This adaptation allows them to survive in arid desert environments, as they have evolved to conserve water and nutrients to thrive in these harsh conditions.

Cacti come in various shapes, sizes, and colors, with unique features such as:

  • Stems that can be columnar, spherical, or flattened
  • Spines instead of leaves, which help reduce water loss
  • Areoles, are small cushion-like structures from which spines and flowers grow
  • Flowers that bloom in a wide range of colors, are often pollinated by specialized insect species

Cacti are popular indoor plants in many places, due to their low maintenance requirements and distinctive appearance.

Cactus Fly – Odontoloxozus longicornis


Understanding the biology and behavior of pests like the cactus fly is crucial for effective plant care, especially for those who cherish their cacti gardens.

While cactus flies present certain challenges, with the right knowledge and preventive measures, it’s possible to manage and even prevent infestations.

As with all aspects of gardening, being observant, proactive, and informed is the key to ensuring that your plants remain healthy and vibrant.

Whether you’re a seasoned gardener or a newbie, being aware of potential threats like the cactus fly will equip you to tackle challenges head-on and continue enjoying the beauty and resilience of cacti.


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Reader Emails

Over the years, our website, has received hundreds of letters and some interesting images asking us about these insects. Scroll down to have a look at some of them.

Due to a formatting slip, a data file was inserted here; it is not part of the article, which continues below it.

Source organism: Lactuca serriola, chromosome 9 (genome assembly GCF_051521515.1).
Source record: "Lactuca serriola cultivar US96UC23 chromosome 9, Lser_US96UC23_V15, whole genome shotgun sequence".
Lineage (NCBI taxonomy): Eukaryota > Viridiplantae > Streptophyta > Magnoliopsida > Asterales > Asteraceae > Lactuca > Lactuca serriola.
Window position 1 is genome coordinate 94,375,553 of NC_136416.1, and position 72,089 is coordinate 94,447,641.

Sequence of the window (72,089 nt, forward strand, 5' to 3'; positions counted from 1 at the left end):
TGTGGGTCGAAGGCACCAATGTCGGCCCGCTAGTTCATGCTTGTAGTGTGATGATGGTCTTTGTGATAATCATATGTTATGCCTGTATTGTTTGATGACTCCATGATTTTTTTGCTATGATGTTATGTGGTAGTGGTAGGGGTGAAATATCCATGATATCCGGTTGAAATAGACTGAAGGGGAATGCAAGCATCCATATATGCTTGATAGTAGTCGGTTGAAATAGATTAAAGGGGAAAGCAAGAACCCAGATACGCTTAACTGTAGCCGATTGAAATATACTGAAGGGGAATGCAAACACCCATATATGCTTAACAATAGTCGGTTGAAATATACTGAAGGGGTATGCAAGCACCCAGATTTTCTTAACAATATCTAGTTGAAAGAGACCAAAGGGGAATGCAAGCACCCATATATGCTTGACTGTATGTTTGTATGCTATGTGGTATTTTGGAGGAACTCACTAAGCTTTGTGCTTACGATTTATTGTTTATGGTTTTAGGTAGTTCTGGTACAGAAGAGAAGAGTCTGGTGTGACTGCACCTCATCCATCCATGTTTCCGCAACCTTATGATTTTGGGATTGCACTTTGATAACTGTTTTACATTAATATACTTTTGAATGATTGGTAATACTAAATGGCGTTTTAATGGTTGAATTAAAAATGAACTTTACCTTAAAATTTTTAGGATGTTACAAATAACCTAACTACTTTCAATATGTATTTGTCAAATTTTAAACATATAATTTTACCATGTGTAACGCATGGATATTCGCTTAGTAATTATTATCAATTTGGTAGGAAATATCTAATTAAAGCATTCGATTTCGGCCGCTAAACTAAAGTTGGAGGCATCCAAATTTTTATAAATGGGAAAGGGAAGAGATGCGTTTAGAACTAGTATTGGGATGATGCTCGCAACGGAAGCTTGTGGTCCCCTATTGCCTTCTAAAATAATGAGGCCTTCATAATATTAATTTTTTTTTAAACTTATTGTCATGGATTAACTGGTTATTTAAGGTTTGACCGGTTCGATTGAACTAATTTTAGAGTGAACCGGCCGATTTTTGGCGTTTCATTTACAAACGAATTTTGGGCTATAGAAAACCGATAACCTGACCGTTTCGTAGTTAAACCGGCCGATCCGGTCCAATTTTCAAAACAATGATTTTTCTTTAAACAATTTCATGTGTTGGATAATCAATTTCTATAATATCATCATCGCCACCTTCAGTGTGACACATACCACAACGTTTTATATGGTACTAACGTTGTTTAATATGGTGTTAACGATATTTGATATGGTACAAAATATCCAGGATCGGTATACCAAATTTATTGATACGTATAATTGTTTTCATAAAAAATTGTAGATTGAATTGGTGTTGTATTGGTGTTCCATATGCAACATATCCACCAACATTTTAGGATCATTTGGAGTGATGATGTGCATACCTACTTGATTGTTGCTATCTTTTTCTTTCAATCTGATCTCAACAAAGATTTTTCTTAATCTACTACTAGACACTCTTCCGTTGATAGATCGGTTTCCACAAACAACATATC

Letter 1 – Banana Stalk Fly from Australia

Subject: What bugs are these?
Location: Cairns, QLD, Australia
December 3, 2016 7:11 am
Found these in my yard.
Signature: CE

Stilt Legged Fly
Stilt Legged Fly

Dear CE,
Like another of your submitted images, we believe this is a Stilt Legged Fly in the family Micropezidae, but unlike the previous image, we have not been successful in finding any matching images from Australia online.  We are postdating this submission to go live to our site when we are out of the office for the holidays at the end of the month.

Correction Courtesy of Karl:  Banana Stalk Fly
Hi Daniel and CE:
This is actually a Banana Stalk Fly (Family Neriidae); we usually call them Cactus Flies in North America. Depending on which source you read, there are either two or three species in Australia. Of these, I believe Telostylinus lineolatus is the closest match. Regards, Karl

Thanks so much Karl.  Interestingly, we have a mating pair of Banana Stalk Flies from Hawaii in our archives, and that posting is also listed as Stilt Legged Flies.  We will create a Cactus Fly subcategory for both postings.

Letter 2 – Mexican Cactus Fly

Large Deep Blue flying insect
October 11, 2009
I saw this gorgeous thing here in Souther California on the first of October this year. It is over an inch long with a heavy body, fast flyer and able to hover easily although it didn’t stay still for very long.
Any Ideas?
Mark Houck
High in Beverly Hills, Los Angeles, California

Mexican Cactus Fly
Mexican Cactus Fly

Hi Mark,